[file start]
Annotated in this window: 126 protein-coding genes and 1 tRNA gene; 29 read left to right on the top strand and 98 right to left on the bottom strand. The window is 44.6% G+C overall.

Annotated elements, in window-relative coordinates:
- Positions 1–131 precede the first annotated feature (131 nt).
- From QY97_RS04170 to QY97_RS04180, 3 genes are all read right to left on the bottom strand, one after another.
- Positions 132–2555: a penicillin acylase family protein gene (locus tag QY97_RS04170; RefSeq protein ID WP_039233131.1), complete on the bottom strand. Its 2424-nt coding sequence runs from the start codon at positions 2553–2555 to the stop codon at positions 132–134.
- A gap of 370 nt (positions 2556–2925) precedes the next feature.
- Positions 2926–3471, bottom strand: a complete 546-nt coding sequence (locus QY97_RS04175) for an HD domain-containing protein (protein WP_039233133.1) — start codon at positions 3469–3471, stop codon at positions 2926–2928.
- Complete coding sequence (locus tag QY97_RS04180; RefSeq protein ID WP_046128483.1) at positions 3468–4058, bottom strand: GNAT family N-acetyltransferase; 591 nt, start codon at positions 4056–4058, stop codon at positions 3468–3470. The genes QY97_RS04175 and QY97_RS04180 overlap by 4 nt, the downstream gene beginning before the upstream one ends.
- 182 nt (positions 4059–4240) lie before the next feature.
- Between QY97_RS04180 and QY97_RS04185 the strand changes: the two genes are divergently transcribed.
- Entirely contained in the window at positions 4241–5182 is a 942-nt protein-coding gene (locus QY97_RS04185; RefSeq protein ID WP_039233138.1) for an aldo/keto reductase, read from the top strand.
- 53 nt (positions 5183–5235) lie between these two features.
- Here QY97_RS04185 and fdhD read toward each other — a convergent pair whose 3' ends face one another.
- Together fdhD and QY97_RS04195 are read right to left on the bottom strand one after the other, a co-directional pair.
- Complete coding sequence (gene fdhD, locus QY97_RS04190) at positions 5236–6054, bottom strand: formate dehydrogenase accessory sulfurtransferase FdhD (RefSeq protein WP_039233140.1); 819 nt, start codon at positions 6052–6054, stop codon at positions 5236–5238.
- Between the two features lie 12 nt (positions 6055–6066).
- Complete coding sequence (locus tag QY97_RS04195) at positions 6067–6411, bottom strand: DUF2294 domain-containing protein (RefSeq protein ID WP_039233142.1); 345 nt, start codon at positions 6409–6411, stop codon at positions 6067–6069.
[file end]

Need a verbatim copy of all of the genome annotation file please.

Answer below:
Annotated in this window: 126 protein-coding genes and 1 tRNA gene; 29 read left to right on the top strand and 98 right to left on the bottom strand. The window is 44.6% G+C overall.

Annotated elements, in window-relative coordinates:
- Positions 1–131 precede the first annotated feature (131 nt).
- From QY97_RS04170 to QY97_RS04180, 3 genes are all read right to left on the bottom strand, one after another.
- Positions 132–2555: a penicillin acylase family protein gene (locus tag QY97_RS04170; RefSeq protein ID WP_039233131.1), complete on the bottom strand. Its 2424-nt coding sequence runs from the start codon at positions 2553–2555 to the stop codon at positions 132–134.
- A gap of 370 nt (positions 2556–2925) precedes the next feature.
- Positions 2926–3471, bottom strand: a complete 546-nt coding sequence (locus QY97_RS04175) for an HD domain-containing protein (protein WP_039233133.1) — start codon at positions 3469–3471, stop codon at positions 2926–2928.
- Complete coding sequence (locus tag QY97_RS04180; RefSeq protein ID WP_046128483.1) at positions 3468–4058, bottom strand: GNAT family N-acetyltransferase; 591 nt, start codon at positions 4056–4058, stop codon at positions 3468–3470. The genes QY97_RS04175 and QY97_RS04180 overlap by 4 nt, the downstream gene beginning before the upstream one ends.
- 182 nt (positions 4059–4240) lie before the next feature.
- Between QY97_RS04180 and QY97_RS04185 the strand changes: the two genes are divergently transcribed.
- Entirely contained in the window at positions 4241–5182 is a 942-nt protein-coding gene (locus QY97_RS04185; RefSeq protein ID WP_039233138.1) for an aldo/keto reductase, read from the top strand.
- 53 nt (positions 5183–5235) lie between these two features.
- Here QY97_RS04185 and fdhD read toward each other — a convergent pair whose 3' ends face one another.
- Together fdhD and QY97_RS04195 are read right to left on the bottom strand one after the other, a co-directional pair.
- Complete coding sequence (gene fdhD, locus QY97_RS04190) at positions 5236–6054, bottom strand: formate dehydrogenase accessory sulfurtransferase FdhD (RefSeq protein WP_039233140.1); 819 nt, start codon at positions 6052–6054, stop codon at positions 5236–5238.
- Between the two features lie 12 nt (positions 6055–6066).
- Complete coding sequence (locus tag QY97_RS04195) at positions 6067–6411, bottom strand: DUF2294 domain-containing protein (RefSeq protein ID WP_039233142.1); 345 nt, start codon at positions 6409–6411, stop codon at positions 6067–6069.